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Bend Police Dept. outlines past five years of DUII arrests, adds dedicated enforcement team

Bend Police Department

BEND, Ore. (KTVZ) -- This year, the Bend Police Department redirected two traffic unit officer positions to be a dedicated DUII / Aggressive Driving Enforcement Team on afternoon shift hours. 

Here's the report Lt. Juli McConkey released Tuesday of the past five years of DUII arrests:

Over the last four years, community members have ranked traffic safety and enforcement consistently high in the bi-annual Bend Police Department survey.  In the 2021 survey, between 70 and 90 percent of community members surveyed ranked distracted driving and speeding as their highest concerns, with over 60 percent of the community members surveyed supporting additional enforcement efforts and additional officers to enforce DUII crimes. 

“The goals of the Bend Police Department are aligned with the goals of our community in ensuring overall safety by enforcing dangerous driving behavior to include DUII enforcement, speeding, and distracted driving,” said Police Chief Mike Krantz.  

Over the last several months, the Bend Police Department has focused on increasing DUII enforcement from this dedicated team, officers on our traffic team, and officers in our patrol division.  The data for the last five years (January 2017 through October 2021) of DUII arrest cases are detailed below and provide more detail of enforcement in Deschutes County.  

The following agencies contributed to the total number of arrests in Deschutes County: Bend Police Department, Deschutes County Sheriff’s Office, Oregon State Police, Redmond Police Department, Sunriver Police Department, and Black Butte Police Department.

These law enforcement agencies combined, averaged 1,150 DUII arrests per year (2017, 2018, 2019) or 3.2 arrests per day.  In 2020 and 2021 these agencies were estimated to have a combined average of 825 DUII arrests per year or 2.3 arrests per day.

The below graph details 2,243 DUII arrests made by the Bend Police Department over the previous five years.  There is a noticeable decline from 2019 to 2020, which is representative of the COVID pandemic to include fewer alcohol establishments being open or having reduced hours and likely a reduction in proactive policing contacts such as traffic stops.

Additionally, we reviewed data specific to range of Blood Alcohol Concentration (BAC) range and broke those down into percentage of total arrests.  

Lastly, we reviewed data specific to age at the time of arrest and also broke those down into age range and percentage of total arrests.  

Individuals who drink alcohol or use other intoxicants are encouraged to use ride share opportunities such as Lyft, Uber, Taxi Service, Shuttle Service or designate a sober driver.  Bend Police also encourage community members to report if they suspect a DUII driver by calling the non-emergency line at 541-693-6911 or 911 for an emergency.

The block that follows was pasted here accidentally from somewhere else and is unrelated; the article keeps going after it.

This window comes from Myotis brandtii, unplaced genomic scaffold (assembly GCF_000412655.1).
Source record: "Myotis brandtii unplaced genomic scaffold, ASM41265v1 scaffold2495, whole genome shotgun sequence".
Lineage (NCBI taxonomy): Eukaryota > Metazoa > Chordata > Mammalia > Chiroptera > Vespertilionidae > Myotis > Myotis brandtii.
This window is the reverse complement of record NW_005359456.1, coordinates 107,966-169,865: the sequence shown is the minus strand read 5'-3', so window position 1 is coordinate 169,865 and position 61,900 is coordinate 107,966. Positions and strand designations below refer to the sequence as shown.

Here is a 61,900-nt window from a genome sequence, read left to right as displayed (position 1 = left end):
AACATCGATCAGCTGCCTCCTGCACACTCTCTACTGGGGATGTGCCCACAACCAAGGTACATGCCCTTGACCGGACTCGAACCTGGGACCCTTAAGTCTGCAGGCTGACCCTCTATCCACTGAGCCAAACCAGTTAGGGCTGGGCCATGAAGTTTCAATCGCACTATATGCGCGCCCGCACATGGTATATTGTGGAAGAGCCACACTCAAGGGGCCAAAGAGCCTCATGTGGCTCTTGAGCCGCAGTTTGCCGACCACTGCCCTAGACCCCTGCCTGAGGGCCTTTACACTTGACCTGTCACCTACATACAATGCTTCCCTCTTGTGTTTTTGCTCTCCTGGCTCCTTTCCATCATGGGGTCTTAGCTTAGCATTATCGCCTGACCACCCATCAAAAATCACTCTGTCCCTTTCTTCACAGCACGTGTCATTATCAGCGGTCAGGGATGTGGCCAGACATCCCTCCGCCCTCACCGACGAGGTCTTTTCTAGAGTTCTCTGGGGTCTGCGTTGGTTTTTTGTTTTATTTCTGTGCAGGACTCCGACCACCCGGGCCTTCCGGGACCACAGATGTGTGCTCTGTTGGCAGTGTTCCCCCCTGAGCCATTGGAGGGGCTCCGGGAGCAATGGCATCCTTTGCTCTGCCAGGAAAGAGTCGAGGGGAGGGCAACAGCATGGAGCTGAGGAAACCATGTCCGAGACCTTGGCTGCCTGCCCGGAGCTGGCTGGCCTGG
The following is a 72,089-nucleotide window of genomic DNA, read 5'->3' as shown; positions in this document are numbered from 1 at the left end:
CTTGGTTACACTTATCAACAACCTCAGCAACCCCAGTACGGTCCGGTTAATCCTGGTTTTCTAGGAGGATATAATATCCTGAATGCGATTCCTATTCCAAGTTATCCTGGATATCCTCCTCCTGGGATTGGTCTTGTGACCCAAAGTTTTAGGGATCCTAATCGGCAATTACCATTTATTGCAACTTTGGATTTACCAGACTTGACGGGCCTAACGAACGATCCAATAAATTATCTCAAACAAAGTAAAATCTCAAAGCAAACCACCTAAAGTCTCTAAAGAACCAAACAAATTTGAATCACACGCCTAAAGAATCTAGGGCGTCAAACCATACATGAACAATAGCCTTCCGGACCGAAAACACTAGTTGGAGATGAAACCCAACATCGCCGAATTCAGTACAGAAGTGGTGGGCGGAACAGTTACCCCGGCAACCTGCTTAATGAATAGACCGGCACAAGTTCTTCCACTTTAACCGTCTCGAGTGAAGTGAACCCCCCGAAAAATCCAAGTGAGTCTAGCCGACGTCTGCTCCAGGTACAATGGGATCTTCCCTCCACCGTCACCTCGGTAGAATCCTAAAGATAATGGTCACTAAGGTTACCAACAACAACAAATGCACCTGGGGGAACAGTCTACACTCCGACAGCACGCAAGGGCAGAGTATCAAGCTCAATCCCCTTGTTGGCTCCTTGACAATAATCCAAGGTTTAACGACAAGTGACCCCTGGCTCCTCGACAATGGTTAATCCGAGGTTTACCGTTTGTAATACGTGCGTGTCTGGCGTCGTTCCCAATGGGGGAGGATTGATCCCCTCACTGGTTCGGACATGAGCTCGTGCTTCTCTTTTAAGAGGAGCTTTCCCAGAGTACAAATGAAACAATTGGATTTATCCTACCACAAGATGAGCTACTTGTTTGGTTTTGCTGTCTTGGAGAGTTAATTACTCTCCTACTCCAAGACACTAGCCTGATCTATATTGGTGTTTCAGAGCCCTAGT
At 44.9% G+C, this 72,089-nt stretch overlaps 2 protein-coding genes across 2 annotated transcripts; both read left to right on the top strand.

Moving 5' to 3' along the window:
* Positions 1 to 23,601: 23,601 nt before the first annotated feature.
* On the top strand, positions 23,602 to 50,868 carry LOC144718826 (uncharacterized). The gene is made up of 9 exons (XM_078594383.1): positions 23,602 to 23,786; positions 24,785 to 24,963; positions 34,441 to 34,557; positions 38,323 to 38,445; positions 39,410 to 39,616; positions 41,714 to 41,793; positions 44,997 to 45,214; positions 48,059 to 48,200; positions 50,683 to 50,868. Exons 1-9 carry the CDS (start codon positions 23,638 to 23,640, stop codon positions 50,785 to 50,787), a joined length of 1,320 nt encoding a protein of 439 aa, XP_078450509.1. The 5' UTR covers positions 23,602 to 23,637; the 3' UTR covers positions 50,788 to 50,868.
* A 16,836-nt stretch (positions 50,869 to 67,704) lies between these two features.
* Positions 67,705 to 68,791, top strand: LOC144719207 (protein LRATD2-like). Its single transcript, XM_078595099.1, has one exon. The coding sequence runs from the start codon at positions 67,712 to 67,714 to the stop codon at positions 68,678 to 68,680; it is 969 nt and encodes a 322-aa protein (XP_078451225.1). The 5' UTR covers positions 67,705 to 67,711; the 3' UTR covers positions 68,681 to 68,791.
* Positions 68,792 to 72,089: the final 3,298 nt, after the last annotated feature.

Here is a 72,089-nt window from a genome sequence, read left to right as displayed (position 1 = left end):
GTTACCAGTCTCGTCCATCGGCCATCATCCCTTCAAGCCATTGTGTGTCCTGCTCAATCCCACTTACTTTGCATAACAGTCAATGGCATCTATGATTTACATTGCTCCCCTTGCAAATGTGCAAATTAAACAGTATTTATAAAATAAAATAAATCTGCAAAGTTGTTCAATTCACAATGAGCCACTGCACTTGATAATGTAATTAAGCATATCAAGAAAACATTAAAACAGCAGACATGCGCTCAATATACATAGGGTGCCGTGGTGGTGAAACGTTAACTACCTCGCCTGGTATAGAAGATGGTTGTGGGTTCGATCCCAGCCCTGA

The consequences for the first-time conviction of driving under the influence of intoxicants is a one-year driver’s license suspension, a minimum fine of $1,000 and a maximum fine of $6,250 and up to 364 days in jail.

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    1. ALL the city is interested in IS REVENUE! DUIIs are a cash cow, why else would they pull anyone over, ever? If the city and the police wanted to stop people driving drunk, they’d make parking lots at the bar illegal.

  1. Bend PD always have been, always will be a 2nd rate police force at best, with sub-par leadership. This is just a fluff piece to trick taxpayers into thinking the PD does its job well… smoke and mirrors folks, demand better from Bend PD.

  2. It is actually very simple. Some states have a DUI arrest rate 3X Oregon’s. Other states have a rate 90% below ours. Does anyone really think there is that wide a range of offenders? Of course not. Even locally, when Redmond gets state funds to focus on DUI, their results are pathetic. It all comes down to will; the will to enforce the law. Same with speeding. As I was walking along Franklin Downtown today, speed limit 25 mph, I noticed the average speed was around 35 mph, with some cars going 40 mph. There is about zero chance of getting a speeding ticket in Bend. If the City truly wanted to maximize ticket revenue, they could station two cop crews on Franklin and Greenwood, and bring in thousands of dollars a day. The City does not care.

      1. I disagree, somewhat. For instance, Franklin between 8th and 3rd could be 35, but once you get West of that, 25 is about right with all the side streets, businesses, and then Downtown, narrow street and lotsa action. The speed limits just need to correspond the the reality of density and traffic volume.

  3. While you cops are out there patrol the streets for speeders Bend has gone to H in a hand basket You don’t control the speeders. tail gates parking the wrong direction of flow of traffic which is against Parking in front of mail boxs state driving law, parking in front of Fire Hyd Enforce all the laws not just some

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